City of East Palo Alto Tenant Protections

The information below is provided by Tenants Together, based partially on research conducted by the Urban Displacement Project, and was last updated in October 2018. For complete information on the City's tenant protections, please visit their website here.

Disclaimer: This website is for general information and none of the information provided constitutes legal advice. In addition, please note that ordinances are periodically updated, modified, or interpreted by regulations. We recommend contacting the City for the official version of its law in the event that you intend to rely on this information.

Rent control is effective at keeping people in their homes. Rent control policies limit rent increases and provide greater housing stability for tenants. Rent control ordinances in California allow landlords to set the initial rent in any amount, but limit rent increases after a tenancy begins.

Rent control is often combined with eviction protections, known as "just cause for eviction," to make sure that landlords do not get around the rent increase limits by simply evicting tenants arbitrarily and bringing in new tenants. Just Cause protections provide basic fairness and prevent retaliation, discrimination, and harassment proactively.


Rating 1
What regulations does the City have? Just Cause and Rent Control Protections
Year Just Cause was Originally Adopted 1988
Year of Most Recent Just Cause Amendment 2010
Year Rent Control Originally Adopted 1988
Year of Most Recent Rent Control Amendment 2016

Just Cause Protections Summary

What causes for eviction are considered just cause - tenant at-fault?
  • Failure to pay rent
  • Violation of contract (please note there are special provisions in case of subletting)
  • Refusal to pay or make repairs caused by the tenant or nuisance
  • Tenant disturbs the peace and quiet
  • Tenant refuses to allow the landlord access to the rental unit during normal business hours
  • Substantial repairs by the landlord
  • Landlord seeks recovery to demolish
  • Owner moves in
  • Tenant refuses to vacate temporary housing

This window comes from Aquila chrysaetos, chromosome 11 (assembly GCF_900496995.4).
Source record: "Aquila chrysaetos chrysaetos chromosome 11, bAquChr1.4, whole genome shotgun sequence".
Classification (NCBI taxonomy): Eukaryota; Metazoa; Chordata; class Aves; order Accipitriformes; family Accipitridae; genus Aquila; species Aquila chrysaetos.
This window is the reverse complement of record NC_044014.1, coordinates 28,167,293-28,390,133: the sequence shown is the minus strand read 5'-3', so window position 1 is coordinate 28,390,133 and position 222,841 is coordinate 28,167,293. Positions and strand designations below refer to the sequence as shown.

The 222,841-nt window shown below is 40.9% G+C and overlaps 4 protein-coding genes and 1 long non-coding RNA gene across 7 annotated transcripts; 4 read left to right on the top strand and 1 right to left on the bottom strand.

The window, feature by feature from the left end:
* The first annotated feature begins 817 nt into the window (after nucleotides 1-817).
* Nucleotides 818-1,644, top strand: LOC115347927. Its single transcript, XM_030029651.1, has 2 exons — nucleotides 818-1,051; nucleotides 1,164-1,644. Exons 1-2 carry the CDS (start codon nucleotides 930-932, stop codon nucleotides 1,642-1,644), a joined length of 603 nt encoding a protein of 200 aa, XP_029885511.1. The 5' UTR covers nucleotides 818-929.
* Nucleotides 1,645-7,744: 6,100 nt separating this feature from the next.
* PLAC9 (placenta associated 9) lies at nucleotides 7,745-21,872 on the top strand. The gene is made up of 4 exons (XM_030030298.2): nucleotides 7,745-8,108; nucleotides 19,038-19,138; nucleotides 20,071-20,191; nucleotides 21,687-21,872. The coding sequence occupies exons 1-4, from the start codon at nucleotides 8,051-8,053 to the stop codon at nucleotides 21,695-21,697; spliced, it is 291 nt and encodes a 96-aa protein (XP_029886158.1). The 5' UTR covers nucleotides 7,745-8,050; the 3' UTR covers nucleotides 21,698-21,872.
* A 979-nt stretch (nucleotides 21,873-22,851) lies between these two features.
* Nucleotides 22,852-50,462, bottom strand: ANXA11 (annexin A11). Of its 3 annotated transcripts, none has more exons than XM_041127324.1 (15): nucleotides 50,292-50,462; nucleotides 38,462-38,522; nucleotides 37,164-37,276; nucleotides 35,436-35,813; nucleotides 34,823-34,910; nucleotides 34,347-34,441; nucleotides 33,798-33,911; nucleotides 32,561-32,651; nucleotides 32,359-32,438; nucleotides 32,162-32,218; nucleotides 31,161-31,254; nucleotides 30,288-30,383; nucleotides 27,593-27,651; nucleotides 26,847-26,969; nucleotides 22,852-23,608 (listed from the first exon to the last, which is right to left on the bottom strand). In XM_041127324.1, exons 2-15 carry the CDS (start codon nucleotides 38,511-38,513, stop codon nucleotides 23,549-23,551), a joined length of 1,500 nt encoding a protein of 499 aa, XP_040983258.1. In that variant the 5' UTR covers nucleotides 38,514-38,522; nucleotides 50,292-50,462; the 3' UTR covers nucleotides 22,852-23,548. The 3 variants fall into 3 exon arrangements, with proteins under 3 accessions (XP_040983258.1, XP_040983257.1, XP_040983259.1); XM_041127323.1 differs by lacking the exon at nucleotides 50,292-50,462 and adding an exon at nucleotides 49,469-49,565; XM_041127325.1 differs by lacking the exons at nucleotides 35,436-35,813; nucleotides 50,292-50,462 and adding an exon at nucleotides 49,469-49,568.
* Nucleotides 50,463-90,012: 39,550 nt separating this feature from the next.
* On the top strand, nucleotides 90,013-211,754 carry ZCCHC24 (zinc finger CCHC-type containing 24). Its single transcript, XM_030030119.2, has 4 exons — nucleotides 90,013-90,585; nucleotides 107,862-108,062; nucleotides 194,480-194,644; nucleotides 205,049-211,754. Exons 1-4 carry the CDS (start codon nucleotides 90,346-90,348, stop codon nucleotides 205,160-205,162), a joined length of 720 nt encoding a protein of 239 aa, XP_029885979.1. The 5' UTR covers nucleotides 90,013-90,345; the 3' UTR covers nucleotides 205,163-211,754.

• Tenant refuses to sign a new lease
  • Unapproved subtenants
Exemption: Any accommodation subject to rent control in which there are dependent minor children enrolled in school shall not be required to be vacated during the course of the school year.
What causes for eviction are considered just cause - no-fault?
  • Owner move-in
  • Condo conversion
  • Demolition (or government agency order to vacate)
  • Ellis Act
  • Landlord seeks to recover possession of the rental unit to comply with a contractual agreement or government regulation
Key Eligibility and Exemption Summary All non-exempt single family and multiple family dwellings are eligible
Is there a minimum tenancy for coverage? No
Do protections apply to new construction? Yes
What triggers the obligation to pay relocation assistance?
  • Demolition
  • Removal from the rental market

Rent Control Protections Summary

What units are eligible for rent control and which are exempt?
  • Eligible Units: Any rental property under the Rental Control Program such as where there are 2 or more units built before 1988.
  • Exempt Units: Single Family homes, condos, nursing facilities, hotels, owner-occupied duplexes and triplexes
Additional Details East Palo Alto requires registration of units in which the city takes greater responsibility on ordinances to know when rent is increased and by how much
Banking Allowed Yes
Does the landlord have to petition for additional increases? N/A, no mention of substantial additional increases

Just registration fee: Owners can, with proper advance 30-day notice, pass on to tenants half of the City’s registration fee for the Rent Stabilization Program. In program years 2011 through 2015, the tenant’s share of this fee is $9.75 per month. Tenants cannot be charged more than this amount or charged this fee retroactively. This fee is not part of the rent or included in the calculation of the MAR or rent increases based on AGAs. The City’s fee is in addition to the rent and helps cover the cost of administering the Ordinance.

A landlord cannot increase rent unless a Certificate of Maximum Allowable Rent has been issued for the current tenant of a regulated unit after a landlord has submitted a Registration Statement. Once a Certificate of Maximum Allowable Rent has been issued, the landlord can raise that tenant’s rent once every 12 months, but not in excess of 10% annually, as long as the unit continues to be properly registered, and the landlord is in substantial compliance with the Ordinance. No rent increases are permitted for tenants within 12 months of initial occupancy.

On what grounds is the landlord allowed to petition for additional rent increases? N/A

Rent Board Summary

Does the City have a Rent Board? Yes
Is the Rent Board appointed or elected? Appointed by the City Council
Number of Units Covered by Rent Control 2,500
Number of Units Covered by Just Cause 2,500